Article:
The research, which was conducted in July to be published on UK National Fitness Day 2016 (7th September), suggests we will be able to train side-by-side with computer animated versions of our favourite athletes, cycle world famous races in our livings rooms and use machines which trick our muscles into thinking we are working out.
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As part of the study, researchers interviewed 1,079 UK fitness fans. More than a half of those surveyed said we can expect to engage with personal trainers via TVs and computers in 10-years’ time and almost two-thirds are optimistic that technological advances will keep them fitter.
This is in contrast to current statistics which suggest that the market is still in early development stages. Wearables are only used only by around one in five fitness enthusiasts. This proportion is expected to more than double during the next decade, with some 40% expecting their clothes to play a bigger role in logging their exercise.
One in five of respondents believe virtual reality will allow them to work out side-by-side with their favourite athletes and sports stars. Four in 10 envision virtual reality enabling them to run or cycle world-famous races like the Tour de France, making such activities much more enjoyable and fulfilling.
Our future commute to work may change as well. One in five expect expect that roads will have jogging lanes next to cycling lanes, while 8% think we’ll have drones accompanying us on our runs. Many offices already provide gym passes as part of insurance and company wellness programmes. Some four in ten expect their employer to provide this benefit in ten years time.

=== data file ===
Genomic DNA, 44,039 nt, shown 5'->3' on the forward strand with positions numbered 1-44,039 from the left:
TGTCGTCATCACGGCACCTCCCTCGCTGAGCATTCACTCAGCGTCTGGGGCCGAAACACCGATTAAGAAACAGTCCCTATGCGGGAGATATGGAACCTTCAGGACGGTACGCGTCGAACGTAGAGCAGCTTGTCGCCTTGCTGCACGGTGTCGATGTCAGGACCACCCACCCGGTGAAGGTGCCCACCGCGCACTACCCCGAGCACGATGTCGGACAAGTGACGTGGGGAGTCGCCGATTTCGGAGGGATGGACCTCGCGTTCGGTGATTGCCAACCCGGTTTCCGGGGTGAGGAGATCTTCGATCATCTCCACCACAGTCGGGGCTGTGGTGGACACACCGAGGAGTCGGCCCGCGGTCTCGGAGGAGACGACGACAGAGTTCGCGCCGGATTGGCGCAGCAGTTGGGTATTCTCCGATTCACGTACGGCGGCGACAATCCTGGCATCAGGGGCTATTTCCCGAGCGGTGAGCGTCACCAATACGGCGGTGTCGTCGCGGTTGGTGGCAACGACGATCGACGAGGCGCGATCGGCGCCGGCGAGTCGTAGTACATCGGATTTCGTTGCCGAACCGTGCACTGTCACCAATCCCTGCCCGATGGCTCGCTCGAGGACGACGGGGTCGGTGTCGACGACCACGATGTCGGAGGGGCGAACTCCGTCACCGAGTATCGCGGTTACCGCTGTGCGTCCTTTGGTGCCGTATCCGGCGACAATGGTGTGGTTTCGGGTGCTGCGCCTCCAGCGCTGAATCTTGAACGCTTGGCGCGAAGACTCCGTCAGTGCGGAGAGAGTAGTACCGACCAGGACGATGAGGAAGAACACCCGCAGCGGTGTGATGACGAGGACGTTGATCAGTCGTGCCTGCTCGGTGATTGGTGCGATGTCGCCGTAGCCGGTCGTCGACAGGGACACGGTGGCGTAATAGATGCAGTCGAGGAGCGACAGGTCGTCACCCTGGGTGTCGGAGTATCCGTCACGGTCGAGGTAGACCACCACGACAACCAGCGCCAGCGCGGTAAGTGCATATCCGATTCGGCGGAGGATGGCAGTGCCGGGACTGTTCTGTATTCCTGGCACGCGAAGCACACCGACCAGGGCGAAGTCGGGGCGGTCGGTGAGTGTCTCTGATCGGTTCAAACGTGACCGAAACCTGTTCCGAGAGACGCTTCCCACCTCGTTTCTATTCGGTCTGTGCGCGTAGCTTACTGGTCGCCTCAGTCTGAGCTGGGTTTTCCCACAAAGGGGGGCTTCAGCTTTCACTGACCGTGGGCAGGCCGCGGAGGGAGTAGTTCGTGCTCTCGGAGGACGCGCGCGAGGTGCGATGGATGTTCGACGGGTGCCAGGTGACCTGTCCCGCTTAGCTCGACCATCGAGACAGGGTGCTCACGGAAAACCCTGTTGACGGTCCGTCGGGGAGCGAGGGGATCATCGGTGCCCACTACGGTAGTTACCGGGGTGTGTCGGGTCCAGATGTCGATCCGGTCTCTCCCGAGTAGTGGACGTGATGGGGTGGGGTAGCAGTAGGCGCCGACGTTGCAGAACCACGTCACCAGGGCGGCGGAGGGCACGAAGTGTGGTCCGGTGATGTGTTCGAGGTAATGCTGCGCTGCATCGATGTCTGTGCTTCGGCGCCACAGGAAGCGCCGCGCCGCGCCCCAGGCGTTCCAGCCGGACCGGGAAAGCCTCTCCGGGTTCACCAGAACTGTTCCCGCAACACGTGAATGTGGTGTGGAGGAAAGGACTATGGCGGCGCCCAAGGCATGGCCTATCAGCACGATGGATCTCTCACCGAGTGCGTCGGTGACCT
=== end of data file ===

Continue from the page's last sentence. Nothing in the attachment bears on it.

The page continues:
“As physical activity and technology align, we’re entering a brave new world with exciting opportunities to get more people, more active more often,” said Baroness Tanni Grey-Thompson, Paralympic legend and ukactive Chair.
“With two thirds of those questioned expecting to be fitter in future, there is significant growth potential for the sector, with workouts from the home making exercise more accessible and providing the chance to engage wider demographics in physical activity.”
“National Fitness Day is the start of this future and offers thousands of opportunities for people to engage with their local communities and have fun getting active.”
Health and fitness clubs are clearly popular today and are expected to remain so in the coming years. They will need to change though in order to provide added value, and are expected to provide innovations such as anti-gravity workout rooms, studios capable of replicating different weather patterns and machines that ‘trick’ muscles into thinking they’re being exercised.
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